Changing HIV medications
Dec 8, 2010
Hi, I am a 48 year old male and have been HIV+ since 1987 and have been on different drug cominations since the late 90's. My current combination is Viramune and Kivexa and I seem to be having side effects which are becoming more difficult to tolerate. Specifically I have joint pain in my toes, feet and ankles. Also feels like I have pins and needles in my feet. My lower legs ache and feel swollen and the pain wakes me up at night. I have many other symptoms as well: ringing in my ears, low energy, fuzzy feeling in my head/memory loss, frequent urination(3-5 times at night), restless/disturbed sleep,recently developed psoriasis. I have been told by my doctor that the meds I am on do not cause these symptoms, specifically neuropathy and that they are the least problematic. I asked him this week if I could change them and he asked me "to what?" and stated that I have been on everything already and there are no other options!! I find this hard to believe and am currently looking for another doctor. I have not had resistance problems and have a T cell count between 500-600 and undetectable viral load. I would like to know if changing to other meds, in the same class of drugs, might alleviate these symptoms? Also I am considering stopping my treatment completely temporarily to determine if the meds are causing these symptoms. I read that I need to stop the Viramune before the Kivexa, what is the length of time that I should continue the Kivexa after stopping the Viramune? Thanks for any information you can provide.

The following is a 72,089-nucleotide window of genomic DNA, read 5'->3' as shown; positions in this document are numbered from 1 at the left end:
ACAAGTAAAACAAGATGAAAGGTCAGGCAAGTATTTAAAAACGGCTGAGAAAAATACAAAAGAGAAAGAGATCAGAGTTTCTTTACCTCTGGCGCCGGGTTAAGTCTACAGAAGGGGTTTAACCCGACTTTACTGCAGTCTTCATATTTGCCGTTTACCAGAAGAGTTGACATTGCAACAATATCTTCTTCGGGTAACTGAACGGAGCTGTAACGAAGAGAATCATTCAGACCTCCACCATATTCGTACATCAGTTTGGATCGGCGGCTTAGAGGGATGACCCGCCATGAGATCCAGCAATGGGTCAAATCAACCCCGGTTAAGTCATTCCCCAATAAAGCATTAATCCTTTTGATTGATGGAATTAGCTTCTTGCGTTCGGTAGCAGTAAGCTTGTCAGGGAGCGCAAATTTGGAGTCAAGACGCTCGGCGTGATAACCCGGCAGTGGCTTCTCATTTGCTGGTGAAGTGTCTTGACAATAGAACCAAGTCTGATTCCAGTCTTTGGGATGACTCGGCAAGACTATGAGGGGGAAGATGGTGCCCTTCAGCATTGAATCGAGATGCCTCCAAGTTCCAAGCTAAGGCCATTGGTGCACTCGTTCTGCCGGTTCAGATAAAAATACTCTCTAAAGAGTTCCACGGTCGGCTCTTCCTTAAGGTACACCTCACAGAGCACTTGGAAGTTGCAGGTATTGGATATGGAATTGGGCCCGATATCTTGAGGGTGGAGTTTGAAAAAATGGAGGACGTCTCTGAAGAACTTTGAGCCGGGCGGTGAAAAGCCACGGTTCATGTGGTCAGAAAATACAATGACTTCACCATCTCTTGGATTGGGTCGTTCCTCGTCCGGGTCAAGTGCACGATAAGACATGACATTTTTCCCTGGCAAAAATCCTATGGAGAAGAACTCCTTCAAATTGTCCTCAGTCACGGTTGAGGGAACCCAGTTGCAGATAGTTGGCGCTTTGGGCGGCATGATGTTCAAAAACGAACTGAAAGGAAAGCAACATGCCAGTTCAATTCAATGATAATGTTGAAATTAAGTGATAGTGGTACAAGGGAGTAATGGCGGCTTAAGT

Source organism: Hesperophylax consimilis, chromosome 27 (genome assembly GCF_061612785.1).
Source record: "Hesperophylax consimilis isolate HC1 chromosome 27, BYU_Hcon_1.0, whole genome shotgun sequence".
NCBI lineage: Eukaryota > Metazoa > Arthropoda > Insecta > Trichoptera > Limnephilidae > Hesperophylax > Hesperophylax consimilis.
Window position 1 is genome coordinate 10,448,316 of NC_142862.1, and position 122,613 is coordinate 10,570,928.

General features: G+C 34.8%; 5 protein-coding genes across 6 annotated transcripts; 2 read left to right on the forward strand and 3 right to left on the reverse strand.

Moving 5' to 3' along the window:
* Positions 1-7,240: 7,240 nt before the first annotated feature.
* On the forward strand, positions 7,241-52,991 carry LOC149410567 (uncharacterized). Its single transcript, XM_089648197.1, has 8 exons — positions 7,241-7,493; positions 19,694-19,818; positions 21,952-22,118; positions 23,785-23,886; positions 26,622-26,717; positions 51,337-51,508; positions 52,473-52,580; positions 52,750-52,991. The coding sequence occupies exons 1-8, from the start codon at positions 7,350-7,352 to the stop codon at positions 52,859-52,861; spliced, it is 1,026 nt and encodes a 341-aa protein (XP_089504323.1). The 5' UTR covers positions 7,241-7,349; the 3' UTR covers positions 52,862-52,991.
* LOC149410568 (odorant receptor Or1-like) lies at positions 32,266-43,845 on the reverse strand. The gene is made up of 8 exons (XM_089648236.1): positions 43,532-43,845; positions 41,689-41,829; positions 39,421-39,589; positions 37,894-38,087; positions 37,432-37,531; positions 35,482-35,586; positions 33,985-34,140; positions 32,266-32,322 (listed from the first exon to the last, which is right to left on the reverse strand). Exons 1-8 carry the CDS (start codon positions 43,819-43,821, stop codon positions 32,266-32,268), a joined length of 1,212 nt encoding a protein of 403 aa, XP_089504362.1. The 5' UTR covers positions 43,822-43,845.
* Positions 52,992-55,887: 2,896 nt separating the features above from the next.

Response from Dr. Henry
What options for switching that are available depend on where you are located. Drugs such as lamvudine or abacavir (in the Kivexa) have a low but not zero association with peripheral neuropathy. Looking for contributing factors (diabetes, smoking, other drugs, nerve compression, vascular compromise) is worthwhile. In the absence of other factors switching HIV meds around in an organized manner is often worth considering if reasonable alternative options are available (such as raltegravir, boosted protease inhibitors, or maraviroc) which may for some patients have a lower risk for contributing to periphral neuropthy. Once present peripheral neuropathy can be a challenge to manage and may resolve slowly if offending meds are stopped (infrequently improvement may be slight or not at all). Nevirapine persists longer in the blood than components of Kivexa so would often continue Kivexa for 3-7 days after stopping Viramune if decision is made (hesitant to stop HIV meds in most situations). KH
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